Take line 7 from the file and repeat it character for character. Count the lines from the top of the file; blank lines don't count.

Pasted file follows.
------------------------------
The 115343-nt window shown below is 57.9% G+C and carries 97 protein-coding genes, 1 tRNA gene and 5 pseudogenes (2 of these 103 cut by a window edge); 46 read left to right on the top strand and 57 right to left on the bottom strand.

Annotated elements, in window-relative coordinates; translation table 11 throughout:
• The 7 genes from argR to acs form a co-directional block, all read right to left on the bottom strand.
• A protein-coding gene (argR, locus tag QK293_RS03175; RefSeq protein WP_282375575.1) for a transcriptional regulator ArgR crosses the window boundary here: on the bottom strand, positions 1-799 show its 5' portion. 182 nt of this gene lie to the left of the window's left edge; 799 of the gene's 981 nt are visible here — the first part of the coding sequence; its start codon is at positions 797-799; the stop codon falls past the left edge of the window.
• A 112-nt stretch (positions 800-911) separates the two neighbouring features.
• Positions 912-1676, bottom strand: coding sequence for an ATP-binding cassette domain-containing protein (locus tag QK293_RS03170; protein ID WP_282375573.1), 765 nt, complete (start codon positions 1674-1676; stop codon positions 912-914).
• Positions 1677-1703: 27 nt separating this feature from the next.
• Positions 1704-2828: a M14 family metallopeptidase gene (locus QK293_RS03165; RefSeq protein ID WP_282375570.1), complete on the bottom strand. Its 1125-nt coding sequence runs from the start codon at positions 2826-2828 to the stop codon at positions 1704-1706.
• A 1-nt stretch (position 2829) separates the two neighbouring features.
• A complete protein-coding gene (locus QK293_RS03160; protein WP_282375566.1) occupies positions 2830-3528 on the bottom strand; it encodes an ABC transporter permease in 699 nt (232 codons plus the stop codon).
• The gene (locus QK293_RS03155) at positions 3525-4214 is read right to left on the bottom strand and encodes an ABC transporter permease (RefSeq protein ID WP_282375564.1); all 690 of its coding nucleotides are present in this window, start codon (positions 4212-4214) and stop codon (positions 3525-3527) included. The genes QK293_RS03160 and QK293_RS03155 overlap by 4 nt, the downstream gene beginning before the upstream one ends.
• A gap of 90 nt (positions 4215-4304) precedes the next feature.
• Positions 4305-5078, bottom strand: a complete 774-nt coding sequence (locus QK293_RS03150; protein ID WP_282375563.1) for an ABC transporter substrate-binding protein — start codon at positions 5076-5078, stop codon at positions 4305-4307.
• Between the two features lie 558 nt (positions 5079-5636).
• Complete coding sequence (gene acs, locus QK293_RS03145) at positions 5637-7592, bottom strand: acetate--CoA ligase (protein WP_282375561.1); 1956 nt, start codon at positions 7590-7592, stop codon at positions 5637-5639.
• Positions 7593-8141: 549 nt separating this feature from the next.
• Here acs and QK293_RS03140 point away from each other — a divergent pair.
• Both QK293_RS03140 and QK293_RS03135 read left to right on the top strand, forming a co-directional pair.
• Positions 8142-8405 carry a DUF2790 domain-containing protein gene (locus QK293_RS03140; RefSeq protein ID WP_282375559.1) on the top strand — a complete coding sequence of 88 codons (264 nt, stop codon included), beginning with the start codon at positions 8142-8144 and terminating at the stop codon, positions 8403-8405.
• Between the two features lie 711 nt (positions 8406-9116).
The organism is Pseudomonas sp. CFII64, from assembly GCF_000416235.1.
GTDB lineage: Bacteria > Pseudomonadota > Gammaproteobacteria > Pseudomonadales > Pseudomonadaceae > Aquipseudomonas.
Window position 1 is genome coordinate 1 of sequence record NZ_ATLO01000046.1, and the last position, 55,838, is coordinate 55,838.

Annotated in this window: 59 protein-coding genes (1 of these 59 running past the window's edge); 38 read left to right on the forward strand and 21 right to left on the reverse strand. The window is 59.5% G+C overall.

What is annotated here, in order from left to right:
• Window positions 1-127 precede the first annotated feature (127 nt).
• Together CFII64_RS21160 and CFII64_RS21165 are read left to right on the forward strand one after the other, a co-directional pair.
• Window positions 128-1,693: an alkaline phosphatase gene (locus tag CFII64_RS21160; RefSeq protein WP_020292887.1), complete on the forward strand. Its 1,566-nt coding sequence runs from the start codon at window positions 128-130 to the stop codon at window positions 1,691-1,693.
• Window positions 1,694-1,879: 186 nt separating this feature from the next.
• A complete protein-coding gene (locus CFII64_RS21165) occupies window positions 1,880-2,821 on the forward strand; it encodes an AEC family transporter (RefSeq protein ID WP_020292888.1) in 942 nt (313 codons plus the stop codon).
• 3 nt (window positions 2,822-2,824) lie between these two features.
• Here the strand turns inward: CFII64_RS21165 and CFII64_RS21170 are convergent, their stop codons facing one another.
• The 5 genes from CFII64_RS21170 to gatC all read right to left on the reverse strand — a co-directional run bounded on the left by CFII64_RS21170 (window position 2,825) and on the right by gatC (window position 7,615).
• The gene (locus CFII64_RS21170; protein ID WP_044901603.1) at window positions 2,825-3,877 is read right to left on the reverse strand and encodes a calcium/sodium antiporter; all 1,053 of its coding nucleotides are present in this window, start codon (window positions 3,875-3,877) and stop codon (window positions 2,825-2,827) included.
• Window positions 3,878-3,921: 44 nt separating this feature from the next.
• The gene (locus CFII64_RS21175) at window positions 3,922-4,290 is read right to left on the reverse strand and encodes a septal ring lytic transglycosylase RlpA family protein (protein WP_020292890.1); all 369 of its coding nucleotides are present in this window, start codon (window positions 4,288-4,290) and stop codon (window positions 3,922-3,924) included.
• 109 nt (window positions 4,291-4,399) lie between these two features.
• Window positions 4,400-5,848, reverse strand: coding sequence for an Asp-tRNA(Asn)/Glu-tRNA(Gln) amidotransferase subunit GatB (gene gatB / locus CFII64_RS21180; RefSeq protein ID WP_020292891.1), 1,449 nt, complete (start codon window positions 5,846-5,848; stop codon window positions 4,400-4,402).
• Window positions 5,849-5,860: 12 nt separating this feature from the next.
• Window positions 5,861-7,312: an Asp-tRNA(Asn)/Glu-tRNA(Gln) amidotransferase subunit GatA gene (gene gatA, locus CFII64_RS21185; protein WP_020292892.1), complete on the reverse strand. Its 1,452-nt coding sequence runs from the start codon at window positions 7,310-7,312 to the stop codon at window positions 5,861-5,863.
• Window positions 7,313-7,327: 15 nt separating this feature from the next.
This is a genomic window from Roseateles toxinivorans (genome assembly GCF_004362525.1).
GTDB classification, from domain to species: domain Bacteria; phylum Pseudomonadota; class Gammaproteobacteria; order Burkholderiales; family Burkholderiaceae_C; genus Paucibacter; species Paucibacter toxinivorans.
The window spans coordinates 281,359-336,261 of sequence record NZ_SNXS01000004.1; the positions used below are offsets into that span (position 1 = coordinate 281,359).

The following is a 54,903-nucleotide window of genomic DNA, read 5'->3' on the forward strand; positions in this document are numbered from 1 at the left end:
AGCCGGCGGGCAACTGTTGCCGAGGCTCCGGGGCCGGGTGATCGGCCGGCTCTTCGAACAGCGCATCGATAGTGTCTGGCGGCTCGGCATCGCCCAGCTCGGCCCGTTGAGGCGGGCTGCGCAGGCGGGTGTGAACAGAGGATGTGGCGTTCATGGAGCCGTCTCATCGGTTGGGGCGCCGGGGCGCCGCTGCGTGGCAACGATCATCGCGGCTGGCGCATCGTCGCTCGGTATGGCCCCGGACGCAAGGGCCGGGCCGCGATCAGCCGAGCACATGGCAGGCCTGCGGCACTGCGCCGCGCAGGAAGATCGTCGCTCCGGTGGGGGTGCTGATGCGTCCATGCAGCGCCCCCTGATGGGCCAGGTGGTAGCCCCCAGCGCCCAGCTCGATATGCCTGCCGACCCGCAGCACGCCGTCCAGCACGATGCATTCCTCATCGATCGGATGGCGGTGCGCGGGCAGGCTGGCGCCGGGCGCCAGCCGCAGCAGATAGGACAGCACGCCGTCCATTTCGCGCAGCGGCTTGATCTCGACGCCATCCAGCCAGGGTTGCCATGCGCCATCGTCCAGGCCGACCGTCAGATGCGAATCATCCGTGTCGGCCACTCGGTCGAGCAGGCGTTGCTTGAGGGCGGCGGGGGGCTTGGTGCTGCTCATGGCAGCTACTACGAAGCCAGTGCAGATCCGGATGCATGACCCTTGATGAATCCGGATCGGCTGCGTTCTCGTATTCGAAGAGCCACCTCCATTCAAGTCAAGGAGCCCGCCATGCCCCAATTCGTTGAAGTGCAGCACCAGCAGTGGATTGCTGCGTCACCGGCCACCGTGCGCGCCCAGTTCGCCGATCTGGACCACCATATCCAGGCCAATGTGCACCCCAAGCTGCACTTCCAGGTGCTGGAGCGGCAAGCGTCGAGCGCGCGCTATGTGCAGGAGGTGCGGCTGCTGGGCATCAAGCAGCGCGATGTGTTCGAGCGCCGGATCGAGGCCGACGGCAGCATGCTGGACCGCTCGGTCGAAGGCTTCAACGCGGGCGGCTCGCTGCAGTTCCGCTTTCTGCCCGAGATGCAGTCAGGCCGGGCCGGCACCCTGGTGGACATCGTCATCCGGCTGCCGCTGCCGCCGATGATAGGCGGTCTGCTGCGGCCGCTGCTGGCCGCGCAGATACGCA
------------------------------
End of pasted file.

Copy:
• Positions 1677-1703: 27 nt separating this feature from the next.